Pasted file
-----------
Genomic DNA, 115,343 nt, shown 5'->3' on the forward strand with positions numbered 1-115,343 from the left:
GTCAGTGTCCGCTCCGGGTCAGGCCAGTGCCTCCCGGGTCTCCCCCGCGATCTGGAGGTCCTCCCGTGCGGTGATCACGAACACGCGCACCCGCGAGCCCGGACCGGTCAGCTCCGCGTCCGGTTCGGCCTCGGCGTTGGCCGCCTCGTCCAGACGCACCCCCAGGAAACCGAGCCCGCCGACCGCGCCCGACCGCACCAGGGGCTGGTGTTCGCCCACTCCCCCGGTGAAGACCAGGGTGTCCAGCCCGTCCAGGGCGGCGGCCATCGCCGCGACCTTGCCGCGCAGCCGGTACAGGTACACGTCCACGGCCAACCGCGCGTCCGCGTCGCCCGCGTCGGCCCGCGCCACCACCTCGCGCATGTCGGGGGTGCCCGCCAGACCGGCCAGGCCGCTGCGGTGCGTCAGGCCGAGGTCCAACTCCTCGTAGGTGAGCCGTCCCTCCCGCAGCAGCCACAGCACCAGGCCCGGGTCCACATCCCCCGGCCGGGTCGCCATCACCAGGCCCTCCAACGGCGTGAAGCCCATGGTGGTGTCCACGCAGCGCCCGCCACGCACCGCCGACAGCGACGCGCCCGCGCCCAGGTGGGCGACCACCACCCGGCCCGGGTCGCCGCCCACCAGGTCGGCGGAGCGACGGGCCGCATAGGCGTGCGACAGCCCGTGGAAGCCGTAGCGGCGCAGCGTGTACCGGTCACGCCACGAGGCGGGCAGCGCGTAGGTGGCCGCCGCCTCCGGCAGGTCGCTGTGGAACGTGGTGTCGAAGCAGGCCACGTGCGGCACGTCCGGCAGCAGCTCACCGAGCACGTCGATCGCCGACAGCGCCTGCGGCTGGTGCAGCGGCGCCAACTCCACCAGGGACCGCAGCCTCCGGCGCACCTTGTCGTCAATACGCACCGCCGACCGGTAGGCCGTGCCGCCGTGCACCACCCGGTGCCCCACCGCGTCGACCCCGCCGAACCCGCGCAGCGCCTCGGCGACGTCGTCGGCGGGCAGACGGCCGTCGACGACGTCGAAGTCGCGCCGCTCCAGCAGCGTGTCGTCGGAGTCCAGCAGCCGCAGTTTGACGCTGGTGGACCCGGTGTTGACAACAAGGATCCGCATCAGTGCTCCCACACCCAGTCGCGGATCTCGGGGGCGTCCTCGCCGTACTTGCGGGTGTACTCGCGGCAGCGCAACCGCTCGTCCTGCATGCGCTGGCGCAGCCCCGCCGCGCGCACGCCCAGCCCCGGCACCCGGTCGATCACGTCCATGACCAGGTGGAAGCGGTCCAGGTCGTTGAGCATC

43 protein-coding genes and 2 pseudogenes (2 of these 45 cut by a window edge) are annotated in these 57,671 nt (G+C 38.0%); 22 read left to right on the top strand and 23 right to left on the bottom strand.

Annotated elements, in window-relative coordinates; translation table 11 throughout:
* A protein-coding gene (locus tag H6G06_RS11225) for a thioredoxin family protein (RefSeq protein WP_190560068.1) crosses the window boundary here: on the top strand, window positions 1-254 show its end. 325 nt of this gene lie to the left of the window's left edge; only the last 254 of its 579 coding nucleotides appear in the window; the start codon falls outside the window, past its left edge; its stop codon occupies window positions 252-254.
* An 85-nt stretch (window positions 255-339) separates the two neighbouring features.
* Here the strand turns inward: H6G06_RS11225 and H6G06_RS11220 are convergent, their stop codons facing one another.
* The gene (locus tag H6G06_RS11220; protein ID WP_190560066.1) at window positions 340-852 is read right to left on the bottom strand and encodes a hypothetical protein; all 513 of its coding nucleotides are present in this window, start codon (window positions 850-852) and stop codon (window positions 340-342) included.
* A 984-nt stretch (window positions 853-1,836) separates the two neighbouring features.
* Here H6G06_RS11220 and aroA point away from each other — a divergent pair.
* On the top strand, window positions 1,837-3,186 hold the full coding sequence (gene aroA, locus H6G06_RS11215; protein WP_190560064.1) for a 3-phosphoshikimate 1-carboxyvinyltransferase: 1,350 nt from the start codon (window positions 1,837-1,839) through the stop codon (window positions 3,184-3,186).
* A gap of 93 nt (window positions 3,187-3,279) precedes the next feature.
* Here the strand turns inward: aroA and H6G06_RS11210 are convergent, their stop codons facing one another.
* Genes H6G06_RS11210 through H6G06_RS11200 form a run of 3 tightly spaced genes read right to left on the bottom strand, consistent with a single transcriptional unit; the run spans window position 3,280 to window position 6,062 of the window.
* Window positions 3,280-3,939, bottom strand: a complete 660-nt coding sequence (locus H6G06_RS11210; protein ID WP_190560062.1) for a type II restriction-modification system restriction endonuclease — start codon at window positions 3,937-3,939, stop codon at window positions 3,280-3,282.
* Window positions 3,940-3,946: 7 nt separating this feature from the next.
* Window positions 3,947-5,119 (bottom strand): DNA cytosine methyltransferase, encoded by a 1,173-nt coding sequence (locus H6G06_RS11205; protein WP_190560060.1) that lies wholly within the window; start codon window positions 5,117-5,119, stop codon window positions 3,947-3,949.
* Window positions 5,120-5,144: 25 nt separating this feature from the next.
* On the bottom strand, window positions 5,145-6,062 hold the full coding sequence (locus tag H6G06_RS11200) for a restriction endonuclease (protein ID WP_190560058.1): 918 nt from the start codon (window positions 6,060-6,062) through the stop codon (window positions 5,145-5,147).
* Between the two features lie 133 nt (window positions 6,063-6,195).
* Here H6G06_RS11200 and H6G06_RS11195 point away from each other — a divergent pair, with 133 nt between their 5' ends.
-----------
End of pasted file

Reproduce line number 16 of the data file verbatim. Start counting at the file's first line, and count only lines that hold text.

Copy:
* Window positions 3,940-3,946: 7 nt separating this feature from the next.